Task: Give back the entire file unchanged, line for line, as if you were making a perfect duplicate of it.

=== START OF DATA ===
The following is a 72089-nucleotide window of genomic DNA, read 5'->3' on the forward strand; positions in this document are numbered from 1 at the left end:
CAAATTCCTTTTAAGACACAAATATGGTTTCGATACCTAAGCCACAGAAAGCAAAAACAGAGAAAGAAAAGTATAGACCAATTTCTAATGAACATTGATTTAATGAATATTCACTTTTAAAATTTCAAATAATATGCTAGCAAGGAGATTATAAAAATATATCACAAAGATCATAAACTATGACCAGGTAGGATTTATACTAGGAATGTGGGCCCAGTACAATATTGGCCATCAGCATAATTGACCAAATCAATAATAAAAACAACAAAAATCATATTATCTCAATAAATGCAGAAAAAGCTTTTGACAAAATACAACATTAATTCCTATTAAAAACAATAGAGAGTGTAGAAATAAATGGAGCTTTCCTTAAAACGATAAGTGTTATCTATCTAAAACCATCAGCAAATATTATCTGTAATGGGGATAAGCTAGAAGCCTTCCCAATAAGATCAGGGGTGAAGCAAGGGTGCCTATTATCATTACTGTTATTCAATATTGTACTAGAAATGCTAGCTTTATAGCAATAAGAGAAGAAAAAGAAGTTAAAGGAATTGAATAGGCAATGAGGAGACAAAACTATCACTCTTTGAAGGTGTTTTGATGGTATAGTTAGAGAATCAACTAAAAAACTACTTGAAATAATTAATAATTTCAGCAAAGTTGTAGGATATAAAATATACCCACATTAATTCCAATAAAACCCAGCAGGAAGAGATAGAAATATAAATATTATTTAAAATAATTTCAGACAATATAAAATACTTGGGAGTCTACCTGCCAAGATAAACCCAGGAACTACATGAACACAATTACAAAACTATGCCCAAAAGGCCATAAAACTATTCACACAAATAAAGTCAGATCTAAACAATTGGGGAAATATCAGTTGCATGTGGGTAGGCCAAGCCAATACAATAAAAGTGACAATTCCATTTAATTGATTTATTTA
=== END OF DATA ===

The following is a 72089-nucleotide window of genomic DNA, read 5'->3' on the forward strand; positions in this document are numbered from 1 at the left end:
CAAATTCCTTTTAAGACACAAATATGGTTTCGATACCTAAGCCACAGAAAGCAAAAACAGAGAAAGAAAAGTATAGACCAATTTCTAATGAACATTGATTTAATGAATATTCACTTTTAAAATTTCAAATAATATGCTAGCAAGGAGATTATAAAAATATATCACAAAGATCATAAACTATGACCAGGTAGGATTTATACTAGGAATGTGGGCCCAGTACAATATTGGCCATCAGCATAATTGACCAAATCAATAATAAAAACAACAAAAATCATATTATCTCAATAAATGCAGAAAAAGCTTTTGACAAAATACAACATTAATTCCTATTAAAAACAATAGAGAGTGTAGAAATAAATGGAGCTTTCCTTAAAACGATAAGTGTTATCTATCTAAAACCATCAGCAAATATTATCTGTAATGGGGATAAGCTAGAAGCCTTCCCAATAAGATCAGGGGTGAAGCAAGGGTGCCTATTATCATTACTGTTATTCAATATTGTACTAGAAATGCTAGCTTTATAGCAATAAGAGAAGAAAAAGAAGTTAAAGGAATTGAATAGGCAATGAGGAGACAAAACTATCACTCTTTGAAGGTGTTTTGATGGTATAGTTAGAGAATCAACTAAAAAACTACTTGAAATAATTAATAATTTCAGCAAAGTTGTAGGATATAAAATATACCCACATTAATTCCAATAAAACCCAGCAGGAAGAGATAGAAATATAAATATTATTTAAAATAATTTCAGACAATATAAAATACTTGGGAGTCTACCTGCCAAGATAAACCCAGGAACTACATGAACACAATTACAAAACTATGCCCAAAAGGCCATAAAACTATTCACACAAATAAAGTCAGATCTAAACAATTGGGGAAATATCAGTTGCATGTGGGTAGGCCAAGCCAATACAATAAAAGTGACAATTCCATTTAATTGATTTATTTA